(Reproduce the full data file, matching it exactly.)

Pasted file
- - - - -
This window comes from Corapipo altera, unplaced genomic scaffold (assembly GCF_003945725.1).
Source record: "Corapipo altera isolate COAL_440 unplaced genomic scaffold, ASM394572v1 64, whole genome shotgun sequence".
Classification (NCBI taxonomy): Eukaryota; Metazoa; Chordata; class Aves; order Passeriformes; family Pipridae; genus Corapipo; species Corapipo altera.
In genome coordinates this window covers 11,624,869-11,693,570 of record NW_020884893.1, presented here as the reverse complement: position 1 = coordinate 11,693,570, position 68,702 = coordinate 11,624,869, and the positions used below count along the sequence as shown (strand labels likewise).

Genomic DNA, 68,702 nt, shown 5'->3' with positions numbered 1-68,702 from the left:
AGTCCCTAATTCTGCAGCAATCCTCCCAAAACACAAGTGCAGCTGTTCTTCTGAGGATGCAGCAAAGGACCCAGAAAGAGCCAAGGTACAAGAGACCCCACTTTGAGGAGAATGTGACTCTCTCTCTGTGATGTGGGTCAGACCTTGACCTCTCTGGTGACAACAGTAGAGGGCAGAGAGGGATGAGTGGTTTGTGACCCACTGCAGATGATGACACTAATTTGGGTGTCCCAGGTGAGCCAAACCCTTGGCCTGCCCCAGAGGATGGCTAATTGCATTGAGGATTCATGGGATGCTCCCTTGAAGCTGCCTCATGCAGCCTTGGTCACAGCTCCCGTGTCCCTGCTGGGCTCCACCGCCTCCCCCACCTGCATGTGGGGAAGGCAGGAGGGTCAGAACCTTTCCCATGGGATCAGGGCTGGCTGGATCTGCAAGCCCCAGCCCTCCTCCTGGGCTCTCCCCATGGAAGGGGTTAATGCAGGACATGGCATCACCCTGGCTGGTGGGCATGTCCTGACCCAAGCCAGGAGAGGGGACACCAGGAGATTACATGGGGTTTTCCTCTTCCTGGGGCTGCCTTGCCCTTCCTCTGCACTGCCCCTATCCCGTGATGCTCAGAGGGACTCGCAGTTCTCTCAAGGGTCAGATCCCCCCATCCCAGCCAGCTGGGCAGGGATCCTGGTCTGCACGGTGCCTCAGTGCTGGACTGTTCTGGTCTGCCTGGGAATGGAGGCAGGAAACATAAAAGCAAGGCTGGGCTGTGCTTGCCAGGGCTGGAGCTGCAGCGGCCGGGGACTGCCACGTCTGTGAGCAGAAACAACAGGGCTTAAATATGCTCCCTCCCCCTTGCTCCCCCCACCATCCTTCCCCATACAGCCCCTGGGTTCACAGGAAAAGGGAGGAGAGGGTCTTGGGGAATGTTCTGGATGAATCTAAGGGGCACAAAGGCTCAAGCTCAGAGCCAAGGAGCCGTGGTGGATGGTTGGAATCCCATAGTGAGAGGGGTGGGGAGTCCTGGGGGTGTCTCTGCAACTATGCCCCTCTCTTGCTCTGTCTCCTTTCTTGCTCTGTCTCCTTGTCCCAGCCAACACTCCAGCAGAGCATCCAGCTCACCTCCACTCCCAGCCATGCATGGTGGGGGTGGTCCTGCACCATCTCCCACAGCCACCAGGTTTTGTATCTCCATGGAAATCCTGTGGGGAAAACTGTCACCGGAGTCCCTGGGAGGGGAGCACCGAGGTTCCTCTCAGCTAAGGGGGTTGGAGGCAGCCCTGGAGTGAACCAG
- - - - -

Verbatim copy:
This window comes from Corapipo altera, unplaced genomic scaffold (assembly GCF_003945725.1).
Source record: "Corapipo altera isolate COAL_440 unplaced genomic scaffold, ASM394572v1 64, whole genome shotgun sequence".
Classification (NCBI taxonomy): Eukaryota; Metazoa; Chordata; class Aves; order Passeriformes; family Pipridae; genus Corapipo; species Corapipo altera.
In genome coordinates this window covers 11,624,869-11,693,570 of record NW_020884893.1, presented here as the reverse complement: position 1 = coordinate 11,693,570, position 68,702 = coordinate 11,624,869, and the positions used below count along the sequence as shown (strand labels likewise).

Genomic DNA, 68,702 nt, shown 5'->3' with positions numbered 1-68,702 from the left:
AGTCCCTAATTCTGCAGCAATCCTCCCAAAACACAAGTGCAGCTGTTCTTCTGAGGATGCAGCAAAGGACCCAGAAAGAGCCAAGGTACAAGAGACCCCACTTTGAGGAGAATGTGACTCTCTCTCTGTGATGTGGGTCAGACCTTGACCTCTCTGGTGACAACAGTAGAGGGCAGAGAGGGATGAGTGGTTTGTGACCCACTGCAGATGATGACACTAATTTGGGTGTCCCAGGTGAGCCAAACCCTTGGCCTGCCCCAGAGGATGGCTAATTGCATTGAGGATTCATGGGATGCTCCCTTGAAGCTGCCTCATGCAGCCTTGGTCACAGCTCCCGTGTCCCTGCTGGGCTCCACCGCCTCCCCCACCTGCATGTGGGGAAGGCAGGAGGGTCAGAACCTTTCCCATGGGATCAGGGCTGGCTGGATCTGCAAGCCCCAGCCCTCCTCCTGGGCTCTCCCCATGGAAGGGGTTAATGCAGGACATGGCATCACCCTGGCTGGTGGGCATGTCCTGACCCAAGCCAGGAGAGGGGACACCAGGAGATTACATGGGGTTTTCCTCTTCCTGGGGCTGCCTTGCCCTTCCTCTGCACTGCCCCTATCCCGTGATGCTCAGAGGGACTCGCAGTTCTCTCAAGGGTCAGATCCCCCCATCCCAGCCAGCTGGGCAGGGATCCTGGTCTGCACGGTGCCTCAGTGCTGGACTGTTCTGGTCTGCCTGGGAATGGAGGCAGGAAACATAAAAGCAAGGCTGGGCTGTGCTTGCCAGGGCTGGAGCTGCAGCGGCCGGGGACTGCCACGTCTGTGAGCAGAAACAACAGGGCTTAAATATGCTCCCTCCCCCTTGCTCCCCCCACCATCCTTCCCCATACAGCCCCTGGGTTCACAGGAAAAGGGAGGAGAGGGTCTTGGGGAATGTTCTGGATGAATCTAAGGGGCACAAAGGCTCAAGCTCAGAGCCAAGGAGCCGTGGTGGATGGTTGGAATCCCATAGTGAGAGGGGTGGGGAGTCCTGGGGGTGTCTCTGCAACTATGCCCCTCTCTTGCTCTGTCTCCTTTCTTGCTCTGTCTCCTTGTCCCAGCCAACACTCCAGCAGAGCATCCAGCTCACCTCCACTCCCAGCCATGCATGGTGGGGGTGGTCCTGCACCATCTCCCACAGCCACCAGGTTTTGTATCTCCATGGAAATCCTGTGGGGAAAACTGTCACCGGAGTCCCTGGGAGGGGAGCACCGAGGTTCCTCTCAGCTAAGGGGGTTGGAGGCAGCCCTGGAGTGAACCAG